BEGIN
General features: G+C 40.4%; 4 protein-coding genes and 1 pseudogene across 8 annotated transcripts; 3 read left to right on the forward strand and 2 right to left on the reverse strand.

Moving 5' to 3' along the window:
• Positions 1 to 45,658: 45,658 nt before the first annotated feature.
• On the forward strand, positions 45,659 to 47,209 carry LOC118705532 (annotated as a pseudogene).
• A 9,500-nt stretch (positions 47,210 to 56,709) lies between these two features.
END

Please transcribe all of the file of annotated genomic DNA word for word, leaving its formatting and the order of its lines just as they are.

General features: G+C 40.4%; 4 protein-coding genes and 1 pseudogene across 8 annotated transcripts; 3 read left to right on the forward strand and 2 right to left on the reverse strand.

Moving 5' to 3' along the window:
• Positions 1 to 45,658: 45,658 nt before the first annotated feature.
• On the forward strand, positions 45,659 to 47,209 carry LOC118705532 (annotated as a pseudogene).
• A 9,500-nt stretch (positions 47,210 to 56,709) lies between these two features.